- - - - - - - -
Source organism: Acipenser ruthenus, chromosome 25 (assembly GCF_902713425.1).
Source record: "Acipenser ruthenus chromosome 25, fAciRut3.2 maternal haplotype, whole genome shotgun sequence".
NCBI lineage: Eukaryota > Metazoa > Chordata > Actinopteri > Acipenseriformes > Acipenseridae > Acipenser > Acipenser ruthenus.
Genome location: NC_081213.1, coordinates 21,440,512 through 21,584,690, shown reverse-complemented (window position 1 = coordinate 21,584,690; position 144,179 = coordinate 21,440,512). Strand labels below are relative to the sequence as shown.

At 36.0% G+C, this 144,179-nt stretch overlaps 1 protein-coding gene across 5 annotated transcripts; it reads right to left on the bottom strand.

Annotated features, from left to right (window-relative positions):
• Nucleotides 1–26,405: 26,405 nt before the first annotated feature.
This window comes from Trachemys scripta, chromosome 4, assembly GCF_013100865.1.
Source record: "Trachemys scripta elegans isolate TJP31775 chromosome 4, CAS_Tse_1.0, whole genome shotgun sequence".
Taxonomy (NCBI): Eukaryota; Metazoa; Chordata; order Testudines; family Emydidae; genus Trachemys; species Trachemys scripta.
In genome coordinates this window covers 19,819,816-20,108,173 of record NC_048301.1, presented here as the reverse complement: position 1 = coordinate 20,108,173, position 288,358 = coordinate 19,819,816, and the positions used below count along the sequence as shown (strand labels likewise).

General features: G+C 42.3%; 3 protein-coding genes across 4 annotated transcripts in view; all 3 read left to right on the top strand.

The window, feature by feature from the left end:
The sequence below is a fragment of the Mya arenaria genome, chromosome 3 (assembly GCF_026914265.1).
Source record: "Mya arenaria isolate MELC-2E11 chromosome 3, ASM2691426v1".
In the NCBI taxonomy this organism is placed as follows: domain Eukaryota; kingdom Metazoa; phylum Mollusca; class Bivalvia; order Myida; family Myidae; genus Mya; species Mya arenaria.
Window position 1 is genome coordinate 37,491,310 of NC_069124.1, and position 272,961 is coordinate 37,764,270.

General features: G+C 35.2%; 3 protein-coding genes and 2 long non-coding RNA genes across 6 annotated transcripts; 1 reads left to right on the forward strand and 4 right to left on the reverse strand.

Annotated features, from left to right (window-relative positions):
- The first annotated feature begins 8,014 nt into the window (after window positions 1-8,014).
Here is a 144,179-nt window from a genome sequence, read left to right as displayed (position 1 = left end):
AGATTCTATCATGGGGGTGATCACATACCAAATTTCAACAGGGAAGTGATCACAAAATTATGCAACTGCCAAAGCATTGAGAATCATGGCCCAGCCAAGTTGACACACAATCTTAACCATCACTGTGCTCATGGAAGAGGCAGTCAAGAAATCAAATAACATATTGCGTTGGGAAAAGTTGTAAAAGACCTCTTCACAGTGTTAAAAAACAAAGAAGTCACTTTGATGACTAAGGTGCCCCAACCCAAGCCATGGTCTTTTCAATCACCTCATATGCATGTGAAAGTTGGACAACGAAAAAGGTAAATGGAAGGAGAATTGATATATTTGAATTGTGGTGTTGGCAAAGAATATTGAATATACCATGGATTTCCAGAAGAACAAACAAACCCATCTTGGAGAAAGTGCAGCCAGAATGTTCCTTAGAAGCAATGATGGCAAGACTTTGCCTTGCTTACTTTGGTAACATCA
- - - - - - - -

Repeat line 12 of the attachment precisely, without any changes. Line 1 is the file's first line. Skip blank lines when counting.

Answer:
General features: G+C 42.3%; 3 protein-coding genes across 4 annotated transcripts in view; all 3 read left to right on the top strand.